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I Forge Iron

streetcore

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  1. Hey everyone. I put the guides back in service and they seem to be holding up all right so far. First big test was pressing the pins back in that hold the back bearings in place. I was half expecting the pins to not go back in or the welds to blow apart. So it was a big relief when they went in smooth and snug. I know this started as a welding question, but I'm wondering if someone could tell me about the proper orientation of the side bearings that are on eccentric bushings on these 4x6 bandsaws? Are they both on the outside of the blade? That's where they are now, but this machine was p
  2. didn't work for me either, but I found it here: https://www.hotmaxtorches.com/download/msds/24000 Brazing Flux Powder MSDS.pdf
  3. Thanks for the tips. I was looking for some flux before I did this job, but there was nothing available locally. Is powered flux the way to go? I've seen both powder and paste on Amazon. Below is an example of the powder flux. Would it be a good choice? I've got a broken Langdon Mitre Box from the 1800's that I'd like to try repairing next and will try and follow your suggestions for that one. Remove commercial link per TOS.
  4. I honestly don't know if it's iron or steel, but it's definitely cast. I'm a total noob when it comes to this stuff, but I thought I read that it can be difficult to tell the difference with metal like this of Chinese origin.
  5. Thanks Frosty. I'll take your advice and leave this piece alone unless it breaks again. I was just wondering what I might do if it was an item where appearance was more important. I also wondered if I bevelled the edges of the crack too much? Maybe with a smaller bevel it would have been easier to fill that gap without the bronze running out. p.s. My apologies for the inappropriate language in my original post.
  6. Hi everyone, I made my first attempt at brazing some cast steel today. It's a blade guide off a horizontal bandsaw made in Taiwan, so I'm not really sure what type of metal it is. The part was broken in three places and I think the brazing was reasonably successful, but it was a bit sloppy with too much bronze puddled in some spots and not enough in others. In the pic below you can still see part of the crack at the top of the part and a partially filled hole drilled by the previous owner as part of a xxxx poor repair with a corner bracket. I'm not too worried about this piece, but if I
  7. Thanks for the suggestion. Does my chalk line in the attached pic look about right? Unfortunately, a lot of the damage on my anvil is over the sweet spot. So I've been doing most of my hammering in front or behind the damaged area.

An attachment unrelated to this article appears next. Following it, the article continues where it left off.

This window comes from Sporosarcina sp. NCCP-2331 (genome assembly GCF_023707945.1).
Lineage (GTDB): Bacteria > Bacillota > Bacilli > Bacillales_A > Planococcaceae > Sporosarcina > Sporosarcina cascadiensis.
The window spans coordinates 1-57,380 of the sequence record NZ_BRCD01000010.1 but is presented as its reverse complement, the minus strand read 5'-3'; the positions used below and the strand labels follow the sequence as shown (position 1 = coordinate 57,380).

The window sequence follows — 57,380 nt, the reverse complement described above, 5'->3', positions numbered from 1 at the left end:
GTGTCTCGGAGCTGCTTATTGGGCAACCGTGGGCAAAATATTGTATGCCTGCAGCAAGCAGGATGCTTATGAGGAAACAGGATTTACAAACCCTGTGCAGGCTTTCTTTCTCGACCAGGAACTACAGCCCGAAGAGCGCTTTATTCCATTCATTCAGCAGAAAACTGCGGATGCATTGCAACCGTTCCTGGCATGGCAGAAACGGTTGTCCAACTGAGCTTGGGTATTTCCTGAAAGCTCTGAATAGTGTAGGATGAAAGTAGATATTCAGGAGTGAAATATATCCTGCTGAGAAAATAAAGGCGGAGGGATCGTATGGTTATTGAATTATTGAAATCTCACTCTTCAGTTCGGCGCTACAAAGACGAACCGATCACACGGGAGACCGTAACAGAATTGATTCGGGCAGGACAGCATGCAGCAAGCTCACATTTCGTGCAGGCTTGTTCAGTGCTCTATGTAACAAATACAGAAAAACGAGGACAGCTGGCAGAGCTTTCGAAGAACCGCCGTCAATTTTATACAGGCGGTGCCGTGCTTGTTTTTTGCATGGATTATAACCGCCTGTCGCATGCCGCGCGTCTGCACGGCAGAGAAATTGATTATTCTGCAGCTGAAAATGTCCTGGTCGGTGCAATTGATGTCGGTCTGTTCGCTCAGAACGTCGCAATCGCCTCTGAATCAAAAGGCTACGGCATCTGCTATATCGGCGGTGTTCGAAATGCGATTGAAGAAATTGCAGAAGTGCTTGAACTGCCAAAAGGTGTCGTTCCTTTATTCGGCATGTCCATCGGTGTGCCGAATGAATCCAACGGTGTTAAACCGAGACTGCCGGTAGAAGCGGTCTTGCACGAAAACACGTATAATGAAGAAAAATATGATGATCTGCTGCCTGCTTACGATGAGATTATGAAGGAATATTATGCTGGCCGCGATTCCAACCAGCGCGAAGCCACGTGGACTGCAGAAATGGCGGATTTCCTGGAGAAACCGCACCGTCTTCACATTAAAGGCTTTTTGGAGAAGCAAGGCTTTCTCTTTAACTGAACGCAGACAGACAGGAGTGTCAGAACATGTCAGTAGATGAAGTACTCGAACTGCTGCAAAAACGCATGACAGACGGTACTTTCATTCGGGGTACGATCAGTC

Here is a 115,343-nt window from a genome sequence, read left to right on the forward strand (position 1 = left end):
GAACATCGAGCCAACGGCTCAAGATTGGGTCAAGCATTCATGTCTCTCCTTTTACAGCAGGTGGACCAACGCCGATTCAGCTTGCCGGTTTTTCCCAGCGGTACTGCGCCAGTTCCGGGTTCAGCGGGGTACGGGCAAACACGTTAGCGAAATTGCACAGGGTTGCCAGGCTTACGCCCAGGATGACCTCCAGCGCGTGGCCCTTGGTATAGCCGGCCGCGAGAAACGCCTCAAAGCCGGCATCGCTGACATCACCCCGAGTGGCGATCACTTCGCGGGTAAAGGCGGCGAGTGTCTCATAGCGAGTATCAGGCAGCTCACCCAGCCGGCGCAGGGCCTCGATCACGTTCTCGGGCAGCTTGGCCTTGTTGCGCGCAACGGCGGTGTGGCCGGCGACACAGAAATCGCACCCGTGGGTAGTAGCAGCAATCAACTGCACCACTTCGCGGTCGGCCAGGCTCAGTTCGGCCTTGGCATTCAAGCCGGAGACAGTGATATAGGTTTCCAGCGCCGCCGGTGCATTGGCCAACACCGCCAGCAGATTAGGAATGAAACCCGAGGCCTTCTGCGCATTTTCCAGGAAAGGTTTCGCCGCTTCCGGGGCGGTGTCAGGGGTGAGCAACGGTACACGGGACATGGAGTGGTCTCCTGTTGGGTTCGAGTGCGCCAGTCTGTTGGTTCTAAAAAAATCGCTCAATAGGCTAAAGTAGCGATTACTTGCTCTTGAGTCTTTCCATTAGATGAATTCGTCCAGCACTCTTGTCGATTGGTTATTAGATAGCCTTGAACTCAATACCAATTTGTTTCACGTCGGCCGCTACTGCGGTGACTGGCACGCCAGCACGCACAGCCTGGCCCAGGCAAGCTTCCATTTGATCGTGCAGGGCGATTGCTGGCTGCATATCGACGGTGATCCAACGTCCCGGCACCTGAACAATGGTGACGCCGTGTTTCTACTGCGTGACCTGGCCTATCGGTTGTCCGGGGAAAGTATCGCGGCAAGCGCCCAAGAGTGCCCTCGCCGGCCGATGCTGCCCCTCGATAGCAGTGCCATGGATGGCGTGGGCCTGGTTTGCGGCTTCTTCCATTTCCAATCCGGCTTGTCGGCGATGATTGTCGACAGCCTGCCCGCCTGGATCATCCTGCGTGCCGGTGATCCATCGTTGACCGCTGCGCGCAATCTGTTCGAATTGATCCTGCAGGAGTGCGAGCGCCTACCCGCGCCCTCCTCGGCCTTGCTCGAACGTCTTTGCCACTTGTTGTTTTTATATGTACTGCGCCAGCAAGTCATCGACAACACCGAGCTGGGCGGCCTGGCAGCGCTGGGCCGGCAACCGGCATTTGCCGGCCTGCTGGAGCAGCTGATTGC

8. Some of you guys are having too much pun here... Thanks for staying on topic Thomas I get what you're saying about the fuller now and will give it some thought. I'm just getting started with this stuff and have been practicing drawing out steel for tongs and things. The edges or my anvil are pretty round, so I thought this might make a more effective fuller for drawing out. If I cut it down I will make sure it doesn't wedge the hardy. My anvil has some cracks and delamination already, so I definitely don't want to break the heel off! Cheers and thanks again for all the input
  9. Please forgive my ignorance, I'm new to this stuff, but if I cut the stake to fit the hardy why wouldn't it work as a bottom fuller?
  10. Doesn't sound like it would be useful as a scythe sharpener either. I guess that brings me back to the previous question, could it be modified to be something useful for blacksmithing? The upper portion does look a bit like some of the bottom fullers I've seen online.
  11. I just found commercial link removed and they sell wide and narrow peening anvils. "The Wide Anvil is used with a cross peen hammer with the blade held concave side up. The Narrow Anvil is used with a flat hammer with the blade concave side down." You're right about the hardened steel bit not being common, but the one I found is obviously homemade. So could have been someone's experiment, but I'm guessing.
  12. And we have a winner! After a bit of searching it does appear to be what's called a "field peening anvil" for scythe sharpening. Below is a pic of one in use and a couple other examples I found. So now as Thomas suggested "can we dream up to use it for"? I had a quick look on eBay and I don't think it has much value, maybe $20, so could it be modified to be something useful for a beginner blacksmith like myself, or should I try and find a scythe owner who would appreciate having it?
  13. Blacksmith's tool or vampire killer? Picked this up today with a bunch of chisels and punches. I thought it might be a fullering tool for the hardy hole, and it kind of fits, but I've never seen one like it and don't know why it would be so tall and so pointy. The "cross" is also welded at the bottom and the welds prevent it from sitting flat on the anvil. So a lot of things about this tool don't make sense as a fuller, but I'm a total noob and don't much about this stuff. Any thoughts? Could it have been made for some other purpose? There's a strip of hardened steel in the top edge. Tha
  14. Unfortunately, I don't know. I've only seen the pictures.
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